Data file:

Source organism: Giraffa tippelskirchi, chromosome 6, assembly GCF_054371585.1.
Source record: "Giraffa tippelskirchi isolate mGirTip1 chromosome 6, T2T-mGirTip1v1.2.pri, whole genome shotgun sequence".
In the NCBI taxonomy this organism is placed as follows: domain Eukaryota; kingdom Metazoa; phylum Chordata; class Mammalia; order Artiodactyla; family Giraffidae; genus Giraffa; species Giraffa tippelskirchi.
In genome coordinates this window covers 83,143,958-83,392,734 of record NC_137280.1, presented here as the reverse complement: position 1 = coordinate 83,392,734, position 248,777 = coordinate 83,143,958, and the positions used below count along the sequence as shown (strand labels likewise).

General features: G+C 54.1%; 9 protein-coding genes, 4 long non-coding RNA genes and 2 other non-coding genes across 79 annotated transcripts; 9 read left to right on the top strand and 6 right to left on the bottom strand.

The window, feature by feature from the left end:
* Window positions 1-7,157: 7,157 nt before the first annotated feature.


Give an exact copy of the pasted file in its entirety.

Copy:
Source organism: Giraffa tippelskirchi, chromosome 6, assembly GCF_054371585.1.
Source record: "Giraffa tippelskirchi isolate mGirTip1 chromosome 6, T2T-mGirTip1v1.2.pri, whole genome shotgun sequence".
In the NCBI taxonomy this organism is placed as follows: domain Eukaryota; kingdom Metazoa; phylum Chordata; class Mammalia; order Artiodactyla; family Giraffidae; genus Giraffa; species Giraffa tippelskirchi.
In genome coordinates this window covers 83,143,958-83,392,734 of record NC_137280.1, presented here as the reverse complement: position 1 = coordinate 83,392,734, position 248,777 = coordinate 83,143,958, and the positions used below count along the sequence as shown (strand labels likewise).

General features: G+C 54.1%; 9 protein-coding genes, 4 long non-coding RNA genes and 2 other non-coding genes across 79 annotated transcripts; 9 read left to right on the top strand and 6 right to left on the bottom strand.

The window, feature by feature from the left end:
* Window positions 1-7,157: 7,157 nt before the first annotated feature.